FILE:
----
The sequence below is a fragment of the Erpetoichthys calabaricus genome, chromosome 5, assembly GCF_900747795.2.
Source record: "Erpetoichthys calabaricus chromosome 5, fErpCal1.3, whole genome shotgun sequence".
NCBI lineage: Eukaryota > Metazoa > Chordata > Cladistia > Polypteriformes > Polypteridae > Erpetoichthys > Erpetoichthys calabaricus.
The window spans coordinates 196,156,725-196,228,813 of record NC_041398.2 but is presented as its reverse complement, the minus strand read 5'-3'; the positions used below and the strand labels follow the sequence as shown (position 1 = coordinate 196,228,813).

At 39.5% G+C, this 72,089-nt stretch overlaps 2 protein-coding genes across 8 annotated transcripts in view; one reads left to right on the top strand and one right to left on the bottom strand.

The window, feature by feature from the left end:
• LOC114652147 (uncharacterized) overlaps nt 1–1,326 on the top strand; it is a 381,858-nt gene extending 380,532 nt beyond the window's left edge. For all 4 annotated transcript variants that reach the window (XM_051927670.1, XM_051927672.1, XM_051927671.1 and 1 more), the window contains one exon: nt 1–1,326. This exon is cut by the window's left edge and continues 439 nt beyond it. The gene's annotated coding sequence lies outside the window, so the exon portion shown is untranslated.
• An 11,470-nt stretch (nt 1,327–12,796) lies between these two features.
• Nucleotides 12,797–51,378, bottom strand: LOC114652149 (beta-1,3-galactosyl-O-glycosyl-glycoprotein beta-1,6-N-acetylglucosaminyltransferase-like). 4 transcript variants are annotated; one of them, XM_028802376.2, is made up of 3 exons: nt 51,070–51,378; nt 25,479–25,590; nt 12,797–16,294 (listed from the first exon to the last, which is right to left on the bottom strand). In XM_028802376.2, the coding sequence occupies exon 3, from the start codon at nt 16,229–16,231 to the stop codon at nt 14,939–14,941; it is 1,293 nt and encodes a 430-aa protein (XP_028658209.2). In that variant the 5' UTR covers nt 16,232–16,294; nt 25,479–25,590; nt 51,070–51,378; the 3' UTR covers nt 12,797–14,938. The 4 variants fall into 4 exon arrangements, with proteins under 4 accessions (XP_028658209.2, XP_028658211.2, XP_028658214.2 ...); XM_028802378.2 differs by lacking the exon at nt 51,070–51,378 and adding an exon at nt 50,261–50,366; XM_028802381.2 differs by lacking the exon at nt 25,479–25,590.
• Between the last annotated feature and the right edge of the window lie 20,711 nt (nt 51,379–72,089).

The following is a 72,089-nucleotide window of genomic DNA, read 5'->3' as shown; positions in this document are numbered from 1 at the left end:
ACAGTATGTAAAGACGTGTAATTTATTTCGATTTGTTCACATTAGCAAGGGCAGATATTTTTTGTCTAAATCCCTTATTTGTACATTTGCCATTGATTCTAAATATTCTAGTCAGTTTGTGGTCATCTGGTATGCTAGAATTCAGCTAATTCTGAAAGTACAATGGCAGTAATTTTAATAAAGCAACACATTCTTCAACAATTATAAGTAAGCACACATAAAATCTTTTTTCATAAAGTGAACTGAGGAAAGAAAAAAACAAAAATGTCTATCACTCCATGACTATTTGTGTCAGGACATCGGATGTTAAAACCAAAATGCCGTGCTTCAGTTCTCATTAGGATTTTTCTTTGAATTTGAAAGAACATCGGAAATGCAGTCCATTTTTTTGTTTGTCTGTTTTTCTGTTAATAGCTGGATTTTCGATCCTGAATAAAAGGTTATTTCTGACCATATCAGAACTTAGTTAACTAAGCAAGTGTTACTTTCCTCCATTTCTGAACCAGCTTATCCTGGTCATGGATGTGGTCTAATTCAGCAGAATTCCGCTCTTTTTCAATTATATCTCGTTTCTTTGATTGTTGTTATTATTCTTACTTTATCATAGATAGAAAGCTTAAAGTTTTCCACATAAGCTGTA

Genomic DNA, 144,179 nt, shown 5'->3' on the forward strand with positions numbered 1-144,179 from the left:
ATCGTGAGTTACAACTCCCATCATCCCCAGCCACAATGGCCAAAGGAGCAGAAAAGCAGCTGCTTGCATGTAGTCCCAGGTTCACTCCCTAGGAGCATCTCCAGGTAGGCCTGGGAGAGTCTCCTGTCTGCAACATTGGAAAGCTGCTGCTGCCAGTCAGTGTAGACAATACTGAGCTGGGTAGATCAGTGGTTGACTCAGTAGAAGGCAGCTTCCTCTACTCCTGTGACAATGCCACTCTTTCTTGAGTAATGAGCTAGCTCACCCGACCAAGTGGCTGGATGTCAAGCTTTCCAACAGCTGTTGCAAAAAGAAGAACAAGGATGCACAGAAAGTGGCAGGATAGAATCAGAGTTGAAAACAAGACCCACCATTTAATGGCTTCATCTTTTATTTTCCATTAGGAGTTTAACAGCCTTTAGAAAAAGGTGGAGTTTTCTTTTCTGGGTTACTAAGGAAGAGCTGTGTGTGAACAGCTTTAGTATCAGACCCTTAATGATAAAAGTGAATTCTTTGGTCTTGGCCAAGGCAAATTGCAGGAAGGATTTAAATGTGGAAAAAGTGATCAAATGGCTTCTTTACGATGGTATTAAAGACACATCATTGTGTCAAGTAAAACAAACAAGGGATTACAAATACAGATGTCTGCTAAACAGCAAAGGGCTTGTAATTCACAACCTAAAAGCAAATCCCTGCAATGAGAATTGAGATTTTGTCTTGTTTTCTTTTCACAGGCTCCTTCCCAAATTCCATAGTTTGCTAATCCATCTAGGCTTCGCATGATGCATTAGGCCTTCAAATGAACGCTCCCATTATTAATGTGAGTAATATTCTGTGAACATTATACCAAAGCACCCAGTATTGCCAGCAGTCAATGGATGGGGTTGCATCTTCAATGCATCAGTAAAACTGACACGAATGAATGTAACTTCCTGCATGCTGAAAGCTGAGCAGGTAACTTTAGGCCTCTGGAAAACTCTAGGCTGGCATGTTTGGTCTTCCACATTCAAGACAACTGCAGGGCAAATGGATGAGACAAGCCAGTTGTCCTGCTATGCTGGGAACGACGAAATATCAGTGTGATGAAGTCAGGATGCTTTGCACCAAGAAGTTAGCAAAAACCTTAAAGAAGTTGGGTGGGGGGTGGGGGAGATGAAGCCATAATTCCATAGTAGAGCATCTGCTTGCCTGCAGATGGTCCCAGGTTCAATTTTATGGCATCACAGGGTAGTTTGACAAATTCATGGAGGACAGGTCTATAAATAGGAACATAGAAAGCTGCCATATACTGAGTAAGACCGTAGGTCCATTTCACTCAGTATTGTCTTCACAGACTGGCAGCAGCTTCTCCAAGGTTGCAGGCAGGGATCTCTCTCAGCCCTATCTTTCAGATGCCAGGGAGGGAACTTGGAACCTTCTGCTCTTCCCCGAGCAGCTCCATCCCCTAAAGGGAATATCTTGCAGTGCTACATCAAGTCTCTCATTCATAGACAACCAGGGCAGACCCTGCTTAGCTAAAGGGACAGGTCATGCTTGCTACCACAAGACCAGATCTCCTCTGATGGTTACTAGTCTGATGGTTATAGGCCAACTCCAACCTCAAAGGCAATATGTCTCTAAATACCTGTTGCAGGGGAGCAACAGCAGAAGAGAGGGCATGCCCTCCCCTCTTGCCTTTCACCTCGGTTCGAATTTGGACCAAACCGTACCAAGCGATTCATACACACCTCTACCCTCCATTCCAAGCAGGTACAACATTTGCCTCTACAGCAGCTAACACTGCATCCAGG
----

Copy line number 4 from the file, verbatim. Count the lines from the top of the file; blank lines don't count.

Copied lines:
The window spans coordinates 196,156,725-196,228,813 of record NC_041398.2 but is presented as its reverse complement, the minus strand read 5'-3'; the positions used below and the strand labels follow the sequence as shown (position 1 = coordinate 196,228,813).